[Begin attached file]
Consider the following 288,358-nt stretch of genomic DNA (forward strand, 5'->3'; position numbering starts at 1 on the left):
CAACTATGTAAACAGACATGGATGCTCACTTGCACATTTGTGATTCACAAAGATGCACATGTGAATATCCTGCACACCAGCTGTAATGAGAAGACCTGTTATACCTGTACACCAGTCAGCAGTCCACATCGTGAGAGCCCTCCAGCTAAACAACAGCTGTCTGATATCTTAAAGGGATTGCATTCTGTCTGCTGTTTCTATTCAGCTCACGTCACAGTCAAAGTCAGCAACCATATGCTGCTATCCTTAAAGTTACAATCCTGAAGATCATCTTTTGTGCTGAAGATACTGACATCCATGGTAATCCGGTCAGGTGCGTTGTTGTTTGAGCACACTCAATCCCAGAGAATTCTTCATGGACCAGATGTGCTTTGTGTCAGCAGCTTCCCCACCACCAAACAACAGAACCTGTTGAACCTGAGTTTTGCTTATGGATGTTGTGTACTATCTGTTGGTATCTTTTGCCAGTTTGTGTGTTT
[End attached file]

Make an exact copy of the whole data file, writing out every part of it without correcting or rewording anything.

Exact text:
Consider the following 288,358-nt stretch of genomic DNA (forward strand, 5'->3'; position numbering starts at 1 on the left):
CAACTATGTAAACAGACATGGATGCTCACTTGCACATTTGTGATTCACAAAGATGCACATGTGAATATCCTGCACACCAGCTGTAATGAGAAGACCTGTTATACCTGTACACCAGTCAGCAGTCCACATCGTGAGAGCCCTCCAGCTAAACAACAGCTGTCTGATATCTTAAAGGGATTGCATTCTGTCTGCTGTTTCTATTCAGCTCACGTCACAGTCAAAGTCAGCAACCATATGCTGCTATCCTTAAAGTTACAATCCTGAAGATCATCTTTTGTGCTGAAGATACTGACATCCATGGTAATCCGGTCAGGTGCGTTGTTGTTTGAGCACACTCAATCCCAGAGAATTCTTCATGGACCAGATGTGCTTTGTGTCAGCAGCTTCCCCACCACCAAACAACAGAACCTGTTGAACCTGAGTTTTGCTTATGGATGTTGTGTACTATCTGTTGGTATCTTTTGCCAGTTTGTGTGTTT